Foundation for Animals (OFA)
Hip dysplasia is a genetic trait in dogs (and cats) which
means there is more laxity in the hip joints than normal. This
leads to arthritis, degenerative changes to cartilage and bones.
Radiographs can be used to assess arthritic changes in the joints.
The amount of laxity can also be assessed with the animal in specific
positioning while under anesthesia. If an animal is identified with
increased laxity, or dysplasia, they can be
excluded from the breeding population; thereby, the genetics for dysplasia can be bred out of breeds.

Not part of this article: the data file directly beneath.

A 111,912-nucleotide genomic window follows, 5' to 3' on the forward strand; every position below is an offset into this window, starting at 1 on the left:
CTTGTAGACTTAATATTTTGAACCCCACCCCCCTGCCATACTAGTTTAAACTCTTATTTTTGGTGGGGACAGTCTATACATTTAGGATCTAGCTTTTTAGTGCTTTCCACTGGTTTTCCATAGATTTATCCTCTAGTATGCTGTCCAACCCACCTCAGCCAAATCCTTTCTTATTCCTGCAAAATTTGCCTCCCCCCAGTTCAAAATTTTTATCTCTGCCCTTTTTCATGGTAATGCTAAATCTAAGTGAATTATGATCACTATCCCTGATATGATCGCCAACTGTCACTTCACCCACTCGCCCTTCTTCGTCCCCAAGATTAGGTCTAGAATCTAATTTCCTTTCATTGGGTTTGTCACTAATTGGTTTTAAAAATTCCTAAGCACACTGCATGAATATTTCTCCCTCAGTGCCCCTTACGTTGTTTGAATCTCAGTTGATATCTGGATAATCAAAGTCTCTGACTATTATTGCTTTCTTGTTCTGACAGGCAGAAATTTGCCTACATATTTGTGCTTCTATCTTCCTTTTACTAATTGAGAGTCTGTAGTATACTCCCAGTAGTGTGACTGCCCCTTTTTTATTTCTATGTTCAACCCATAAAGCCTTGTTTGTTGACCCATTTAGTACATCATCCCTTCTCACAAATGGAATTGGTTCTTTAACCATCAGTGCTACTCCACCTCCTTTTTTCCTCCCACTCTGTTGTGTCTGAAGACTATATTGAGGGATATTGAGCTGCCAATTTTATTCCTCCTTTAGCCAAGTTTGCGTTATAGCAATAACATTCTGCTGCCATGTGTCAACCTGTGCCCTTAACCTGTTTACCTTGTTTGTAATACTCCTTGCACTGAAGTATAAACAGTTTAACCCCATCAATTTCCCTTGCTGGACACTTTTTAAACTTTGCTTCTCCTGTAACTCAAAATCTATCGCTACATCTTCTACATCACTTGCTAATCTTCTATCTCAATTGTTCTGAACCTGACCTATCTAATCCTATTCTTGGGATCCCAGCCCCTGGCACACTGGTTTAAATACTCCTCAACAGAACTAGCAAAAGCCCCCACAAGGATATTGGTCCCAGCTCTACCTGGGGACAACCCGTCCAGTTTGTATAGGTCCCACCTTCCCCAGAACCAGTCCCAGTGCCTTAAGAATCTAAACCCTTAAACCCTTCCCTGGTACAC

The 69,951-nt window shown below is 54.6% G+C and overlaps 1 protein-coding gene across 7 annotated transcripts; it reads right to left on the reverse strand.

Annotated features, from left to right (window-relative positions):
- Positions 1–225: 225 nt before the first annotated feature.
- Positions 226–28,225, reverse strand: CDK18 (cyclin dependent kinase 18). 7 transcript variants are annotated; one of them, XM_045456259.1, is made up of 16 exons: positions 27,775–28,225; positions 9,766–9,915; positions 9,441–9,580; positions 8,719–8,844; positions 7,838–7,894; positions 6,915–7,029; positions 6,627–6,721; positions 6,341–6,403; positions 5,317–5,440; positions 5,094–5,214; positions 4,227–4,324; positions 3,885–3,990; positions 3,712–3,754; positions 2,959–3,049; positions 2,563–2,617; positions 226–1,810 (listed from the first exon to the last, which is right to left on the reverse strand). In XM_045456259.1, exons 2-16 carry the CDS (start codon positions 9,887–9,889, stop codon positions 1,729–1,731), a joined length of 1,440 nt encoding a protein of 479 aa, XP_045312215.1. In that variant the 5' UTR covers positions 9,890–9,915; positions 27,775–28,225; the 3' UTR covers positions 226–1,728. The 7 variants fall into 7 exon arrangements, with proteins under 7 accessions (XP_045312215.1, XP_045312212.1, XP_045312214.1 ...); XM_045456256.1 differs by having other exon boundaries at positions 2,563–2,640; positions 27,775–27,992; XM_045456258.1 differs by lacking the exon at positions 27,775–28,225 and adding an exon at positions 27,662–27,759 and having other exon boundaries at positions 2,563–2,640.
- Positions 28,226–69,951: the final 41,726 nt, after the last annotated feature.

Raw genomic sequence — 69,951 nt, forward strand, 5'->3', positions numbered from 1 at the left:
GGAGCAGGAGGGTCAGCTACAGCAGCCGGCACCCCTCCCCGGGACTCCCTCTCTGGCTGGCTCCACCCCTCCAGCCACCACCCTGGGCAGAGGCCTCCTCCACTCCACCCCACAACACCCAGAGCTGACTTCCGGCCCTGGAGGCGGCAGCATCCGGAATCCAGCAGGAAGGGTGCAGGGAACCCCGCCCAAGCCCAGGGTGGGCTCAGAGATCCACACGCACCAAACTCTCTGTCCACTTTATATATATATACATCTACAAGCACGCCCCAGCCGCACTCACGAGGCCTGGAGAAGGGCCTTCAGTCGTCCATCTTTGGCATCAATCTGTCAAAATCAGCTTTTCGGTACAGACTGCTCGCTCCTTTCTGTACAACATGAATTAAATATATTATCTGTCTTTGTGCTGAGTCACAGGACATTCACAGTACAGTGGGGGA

The OFA has
specific guidelines for assessing the hips to evaluate them for laxity,
or hip dysplasia. It is a subjective
method. While the animal is laying on
their back under anesthesia, the hind legs are pulled back
symmetrically. The radiographs are evaluated and a rating given to
the animal (i.e., excellent, good, fair). The dog must be 2 years
of age before the hips can be evaluated. For more details, go to http://www.offa.org